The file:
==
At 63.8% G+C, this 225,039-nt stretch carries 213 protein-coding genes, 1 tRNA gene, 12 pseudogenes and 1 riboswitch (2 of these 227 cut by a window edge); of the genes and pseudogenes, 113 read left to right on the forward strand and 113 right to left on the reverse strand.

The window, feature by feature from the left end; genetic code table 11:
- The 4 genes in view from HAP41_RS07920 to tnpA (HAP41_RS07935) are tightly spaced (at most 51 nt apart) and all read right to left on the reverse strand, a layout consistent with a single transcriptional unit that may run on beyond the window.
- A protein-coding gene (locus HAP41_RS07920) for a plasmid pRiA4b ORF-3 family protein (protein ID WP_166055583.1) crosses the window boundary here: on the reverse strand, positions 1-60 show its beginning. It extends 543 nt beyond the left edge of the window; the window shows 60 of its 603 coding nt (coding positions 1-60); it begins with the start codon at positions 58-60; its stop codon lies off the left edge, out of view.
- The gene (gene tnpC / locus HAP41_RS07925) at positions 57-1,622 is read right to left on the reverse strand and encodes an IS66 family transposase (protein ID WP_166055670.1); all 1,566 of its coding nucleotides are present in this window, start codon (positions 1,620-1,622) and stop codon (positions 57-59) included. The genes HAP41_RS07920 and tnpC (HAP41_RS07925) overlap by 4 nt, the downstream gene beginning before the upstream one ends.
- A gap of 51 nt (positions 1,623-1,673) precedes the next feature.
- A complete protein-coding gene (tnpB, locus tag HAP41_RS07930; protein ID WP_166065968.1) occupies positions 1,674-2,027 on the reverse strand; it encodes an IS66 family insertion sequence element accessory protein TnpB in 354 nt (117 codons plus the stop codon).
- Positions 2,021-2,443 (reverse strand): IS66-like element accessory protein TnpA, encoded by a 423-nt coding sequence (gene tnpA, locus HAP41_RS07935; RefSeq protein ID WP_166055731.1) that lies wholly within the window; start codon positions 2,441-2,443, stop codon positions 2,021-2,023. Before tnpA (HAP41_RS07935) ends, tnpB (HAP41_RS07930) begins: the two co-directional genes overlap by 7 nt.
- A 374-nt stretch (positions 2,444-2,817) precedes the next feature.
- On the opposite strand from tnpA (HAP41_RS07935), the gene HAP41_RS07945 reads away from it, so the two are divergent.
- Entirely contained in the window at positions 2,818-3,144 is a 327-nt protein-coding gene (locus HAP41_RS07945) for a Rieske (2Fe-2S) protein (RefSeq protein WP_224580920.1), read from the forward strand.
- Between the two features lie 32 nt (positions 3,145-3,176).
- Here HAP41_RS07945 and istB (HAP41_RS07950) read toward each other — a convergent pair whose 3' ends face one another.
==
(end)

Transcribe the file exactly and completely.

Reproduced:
At 63.8% G+C, this 225,039-nt stretch carries 213 protein-coding genes, 1 tRNA gene, 12 pseudogenes and 1 riboswitch (2 of these 227 cut by a window edge); of the genes and pseudogenes, 113 read left to right on the forward strand and 113 right to left on the reverse strand.

The window, feature by feature from the left end; genetic code table 11:
- The 4 genes in view from HAP41_RS07920 to tnpA (HAP41_RS07935) are tightly spaced (at most 51 nt apart) and all read right to left on the reverse strand, a layout consistent with a single transcriptional unit that may run on beyond the window.
- A protein-coding gene (locus HAP41_RS07920) for a plasmid pRiA4b ORF-3 family protein (protein ID WP_166055583.1) crosses the window boundary here: on the reverse strand, positions 1-60 show its beginning. It extends 543 nt beyond the left edge of the window; the window shows 60 of its 603 coding nt (coding positions 1-60); it begins with the start codon at positions 58-60; its stop codon lies off the left edge, out of view.
- The gene (gene tnpC / locus HAP41_RS07925) at positions 57-1,622 is read right to left on the reverse strand and encodes an IS66 family transposase (protein ID WP_166055670.1); all 1,566 of its coding nucleotides are present in this window, start codon (positions 1,620-1,622) and stop codon (positions 57-59) included. The genes HAP41_RS07920 and tnpC (HAP41_RS07925) overlap by 4 nt, the downstream gene beginning before the upstream one ends.
- A gap of 51 nt (positions 1,623-1,673) precedes the next feature.
- A complete protein-coding gene (tnpB, locus tag HAP41_RS07930; protein ID WP_166065968.1) occupies positions 1,674-2,027 on the reverse strand; it encodes an IS66 family insertion sequence element accessory protein TnpB in 354 nt (117 codons plus the stop codon).
- Positions 2,021-2,443 (reverse strand): IS66-like element accessory protein TnpA, encoded by a 423-nt coding sequence (gene tnpA, locus HAP41_RS07935; RefSeq protein ID WP_166055731.1) that lies wholly within the window; start codon positions 2,441-2,443, stop codon positions 2,021-2,023. Before tnpA (HAP41_RS07935) ends, tnpB (HAP41_RS07930) begins: the two co-directional genes overlap by 7 nt.
- A 374-nt stretch (positions 2,444-2,817) precedes the next feature.
- On the opposite strand from tnpA (HAP41_RS07935), the gene HAP41_RS07945 reads away from it, so the two are divergent.
- Entirely contained in the window at positions 2,818-3,144 is a 327-nt protein-coding gene (locus HAP41_RS07945) for a Rieske (2Fe-2S) protein (RefSeq protein WP_224580920.1), read from the forward strand.
- Between the two features lie 32 nt (positions 3,145-3,176).
- Here HAP41_RS07945 and istB (HAP41_RS07950) read toward each other — a convergent pair whose 3' ends face one another.